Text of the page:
Document Type

Article

Publication Date

1908

Abstract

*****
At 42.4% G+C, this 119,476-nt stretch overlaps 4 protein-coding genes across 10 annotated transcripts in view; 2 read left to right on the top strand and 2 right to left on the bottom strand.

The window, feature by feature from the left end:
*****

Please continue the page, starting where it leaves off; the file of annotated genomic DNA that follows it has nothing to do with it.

The notion that the teaching of the law is quite as much a profession as is the practice of it, and that it demands an intellectual equipment of a high order, is probably gaining ground. It is fully recognized by those who understand what systematic legal education, as carried on to-day in our leading law schools, really is. But as yet the majority of laymen, and very many lawyers, probably most lawyers who were educated under the old regime as well as most of those who have come to the bar through the law office, fail to appreciate the full significance of the calling of the modern law teacher and to give to him the recognition to which, by reason of his work and influence in his special field, he is entitled. They think of him either as a lawyer in full practice and a teacher only as his professional engagements permit, or as a judge upon the bench and a teacher incidentally, or as one who has failed at the bar and is teaching law because unequal to what they regard as the more strenuous and virile work of the practitioner. This is natural, for undoubtedly a majority of the law teachers of the last generation were practitioners or judges first, and teachers only to the extent that private business or judicial duties would permit; and it is the law teacher of the last generation with whom the public and members of the profession to which reference has been made are most familiar. It was, of course, the fact that it sometimes happened, particularly in the older eastern university schools, that a distinguished practitioner abandoned his work at the bar, or that a judge resigned from the bench, to accept a law professorship as his chief occupation; but in the country generally it was the exception for a person to choose the teaching of the law as a life calling, and but few of the schools had upon their faculties any considerable number of men who were devoting their predominant energies to the work of legal education. These statements have reference to conditions after regular law schools had been established, and not to earlier times, when in several of the universities there were professorships of law which in some instances were filled by resident instructors. The law school of thirty years ago, even the university law school, was certainly a very different place from the law school of to-day. While the attitude of its faculty toward the work of teaching and in regard to the cause of sound legal learning may not have been one of indifference, it was yet the attitude that naturally and inevitably comes from such a situation, an attitude that prompts a person to give his best thought and to exert his best energies along the lines of the dominating interest. And so it was that under the old regime the law teacher, as a rule, exercised an influence upon the profession and upon the jurisprudence of the country, not so much through his work as a teacher as through his labors at the bar or upon the bench or in the field of authorship. With few exceptions, the law teacher of the last generation was a law teacher only as an incident. On account of the attitude of the profession toward the schools, which was distinctly hostile, he was not always sure, probably, as to the real value of his work as a teacher. In a word, the conditions dominating legal education were such that the man of force and learning and constructive ability would rarely consecrate his life and energy to that cause alone.


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